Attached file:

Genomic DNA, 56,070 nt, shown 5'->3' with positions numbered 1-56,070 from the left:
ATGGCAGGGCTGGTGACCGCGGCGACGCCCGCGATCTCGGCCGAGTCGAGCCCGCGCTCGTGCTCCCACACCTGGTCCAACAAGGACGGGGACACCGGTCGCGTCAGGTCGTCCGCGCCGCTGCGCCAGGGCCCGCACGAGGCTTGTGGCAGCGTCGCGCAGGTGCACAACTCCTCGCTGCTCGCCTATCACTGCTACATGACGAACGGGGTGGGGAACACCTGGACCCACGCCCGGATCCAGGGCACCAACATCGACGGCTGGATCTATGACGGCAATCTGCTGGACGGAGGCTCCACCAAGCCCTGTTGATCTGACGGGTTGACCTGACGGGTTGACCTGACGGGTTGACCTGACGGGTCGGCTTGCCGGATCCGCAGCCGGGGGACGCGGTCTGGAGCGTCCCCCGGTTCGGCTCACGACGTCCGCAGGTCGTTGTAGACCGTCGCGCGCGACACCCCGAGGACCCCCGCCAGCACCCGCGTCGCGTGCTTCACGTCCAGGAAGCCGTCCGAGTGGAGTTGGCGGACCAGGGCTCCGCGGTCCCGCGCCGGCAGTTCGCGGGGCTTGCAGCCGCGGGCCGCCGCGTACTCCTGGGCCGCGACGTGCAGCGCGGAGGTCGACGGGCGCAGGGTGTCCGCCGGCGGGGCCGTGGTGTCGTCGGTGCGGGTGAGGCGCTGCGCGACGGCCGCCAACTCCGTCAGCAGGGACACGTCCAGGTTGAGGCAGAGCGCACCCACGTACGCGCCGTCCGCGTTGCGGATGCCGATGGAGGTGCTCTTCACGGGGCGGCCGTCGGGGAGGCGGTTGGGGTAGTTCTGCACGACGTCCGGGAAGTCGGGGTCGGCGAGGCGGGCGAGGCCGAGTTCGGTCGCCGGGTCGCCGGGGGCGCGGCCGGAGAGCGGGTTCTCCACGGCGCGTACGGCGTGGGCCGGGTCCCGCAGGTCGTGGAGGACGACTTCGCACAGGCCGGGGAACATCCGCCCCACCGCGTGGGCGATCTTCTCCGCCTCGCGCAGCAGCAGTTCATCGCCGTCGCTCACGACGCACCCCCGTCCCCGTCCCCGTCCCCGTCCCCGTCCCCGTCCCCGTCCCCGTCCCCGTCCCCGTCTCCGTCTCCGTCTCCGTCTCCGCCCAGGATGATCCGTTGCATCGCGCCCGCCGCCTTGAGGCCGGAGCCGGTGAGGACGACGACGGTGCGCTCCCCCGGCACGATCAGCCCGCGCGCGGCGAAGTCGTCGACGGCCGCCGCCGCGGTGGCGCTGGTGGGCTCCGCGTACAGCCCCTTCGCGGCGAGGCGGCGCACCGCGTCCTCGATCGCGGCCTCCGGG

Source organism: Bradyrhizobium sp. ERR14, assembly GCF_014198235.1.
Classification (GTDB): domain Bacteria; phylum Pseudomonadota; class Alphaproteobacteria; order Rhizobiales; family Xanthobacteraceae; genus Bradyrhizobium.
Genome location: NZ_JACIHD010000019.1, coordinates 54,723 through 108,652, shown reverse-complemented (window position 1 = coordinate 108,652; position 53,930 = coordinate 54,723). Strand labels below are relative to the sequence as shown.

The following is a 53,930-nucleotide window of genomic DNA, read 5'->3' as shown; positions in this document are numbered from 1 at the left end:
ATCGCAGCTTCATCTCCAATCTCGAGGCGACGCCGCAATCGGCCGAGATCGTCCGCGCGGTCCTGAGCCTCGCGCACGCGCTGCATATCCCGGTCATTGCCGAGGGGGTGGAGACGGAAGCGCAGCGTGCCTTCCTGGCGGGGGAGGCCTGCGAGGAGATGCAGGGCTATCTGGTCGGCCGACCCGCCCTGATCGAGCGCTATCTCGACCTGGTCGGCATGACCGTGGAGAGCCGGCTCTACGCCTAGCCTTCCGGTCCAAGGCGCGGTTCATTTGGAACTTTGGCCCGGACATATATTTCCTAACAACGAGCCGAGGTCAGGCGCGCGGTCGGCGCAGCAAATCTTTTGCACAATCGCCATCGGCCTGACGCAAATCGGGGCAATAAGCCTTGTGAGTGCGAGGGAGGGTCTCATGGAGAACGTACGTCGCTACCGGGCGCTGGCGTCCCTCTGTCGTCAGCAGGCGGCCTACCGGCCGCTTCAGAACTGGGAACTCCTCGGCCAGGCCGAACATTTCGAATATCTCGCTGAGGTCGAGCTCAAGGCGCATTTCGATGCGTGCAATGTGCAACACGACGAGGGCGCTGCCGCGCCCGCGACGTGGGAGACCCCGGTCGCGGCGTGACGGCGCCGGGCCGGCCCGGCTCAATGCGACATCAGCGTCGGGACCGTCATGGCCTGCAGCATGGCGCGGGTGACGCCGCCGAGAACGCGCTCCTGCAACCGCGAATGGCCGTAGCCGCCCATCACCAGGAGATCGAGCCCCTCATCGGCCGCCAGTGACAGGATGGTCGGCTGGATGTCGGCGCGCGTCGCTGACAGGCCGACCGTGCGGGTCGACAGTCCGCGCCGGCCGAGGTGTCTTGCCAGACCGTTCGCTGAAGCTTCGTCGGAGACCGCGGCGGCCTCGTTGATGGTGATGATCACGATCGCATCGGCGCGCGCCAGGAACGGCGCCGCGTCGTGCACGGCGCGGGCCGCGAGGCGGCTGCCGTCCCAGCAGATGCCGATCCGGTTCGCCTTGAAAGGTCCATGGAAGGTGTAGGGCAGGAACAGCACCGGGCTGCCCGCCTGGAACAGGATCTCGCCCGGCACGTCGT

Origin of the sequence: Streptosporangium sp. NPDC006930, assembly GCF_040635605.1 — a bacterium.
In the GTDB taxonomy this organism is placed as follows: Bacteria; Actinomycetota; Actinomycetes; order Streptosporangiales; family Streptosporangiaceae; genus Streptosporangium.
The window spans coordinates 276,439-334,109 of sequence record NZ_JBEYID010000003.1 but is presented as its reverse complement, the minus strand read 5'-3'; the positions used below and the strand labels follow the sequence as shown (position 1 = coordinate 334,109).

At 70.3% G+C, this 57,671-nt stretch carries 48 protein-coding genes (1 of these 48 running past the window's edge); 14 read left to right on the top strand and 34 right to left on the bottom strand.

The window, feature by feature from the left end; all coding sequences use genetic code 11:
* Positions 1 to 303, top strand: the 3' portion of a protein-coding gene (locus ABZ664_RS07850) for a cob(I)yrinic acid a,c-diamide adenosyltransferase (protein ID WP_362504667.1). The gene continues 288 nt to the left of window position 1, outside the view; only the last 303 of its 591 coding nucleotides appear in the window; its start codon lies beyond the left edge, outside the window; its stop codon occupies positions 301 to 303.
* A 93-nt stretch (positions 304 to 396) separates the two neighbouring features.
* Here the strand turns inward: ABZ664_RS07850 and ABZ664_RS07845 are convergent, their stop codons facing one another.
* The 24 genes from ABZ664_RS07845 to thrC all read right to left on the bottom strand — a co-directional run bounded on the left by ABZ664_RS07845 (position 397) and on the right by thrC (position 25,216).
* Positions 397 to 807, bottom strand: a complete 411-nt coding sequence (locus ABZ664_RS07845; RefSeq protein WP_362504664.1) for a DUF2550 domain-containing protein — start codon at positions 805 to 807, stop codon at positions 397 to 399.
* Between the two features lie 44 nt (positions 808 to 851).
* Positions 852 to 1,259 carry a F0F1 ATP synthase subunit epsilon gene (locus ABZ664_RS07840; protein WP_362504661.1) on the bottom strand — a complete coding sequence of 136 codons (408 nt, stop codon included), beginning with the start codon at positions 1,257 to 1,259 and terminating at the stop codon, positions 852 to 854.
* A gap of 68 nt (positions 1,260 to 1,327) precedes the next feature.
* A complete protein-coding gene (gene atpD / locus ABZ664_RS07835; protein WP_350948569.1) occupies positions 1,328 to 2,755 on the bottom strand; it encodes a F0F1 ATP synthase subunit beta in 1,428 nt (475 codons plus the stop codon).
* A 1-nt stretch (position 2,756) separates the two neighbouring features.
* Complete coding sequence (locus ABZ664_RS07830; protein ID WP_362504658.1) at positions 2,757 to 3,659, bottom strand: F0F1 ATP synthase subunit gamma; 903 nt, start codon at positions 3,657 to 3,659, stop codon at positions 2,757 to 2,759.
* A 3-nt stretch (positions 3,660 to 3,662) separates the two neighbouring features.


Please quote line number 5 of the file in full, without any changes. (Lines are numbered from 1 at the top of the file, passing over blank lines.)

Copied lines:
Genome location: NZ_JACIHD010000019.1, coordinates 54,723 through 108,652, shown reverse-complemented (window position 1 = coordinate 108,652; position 53,930 = coordinate 54,723). Strand labels below are relative to the sequence as shown.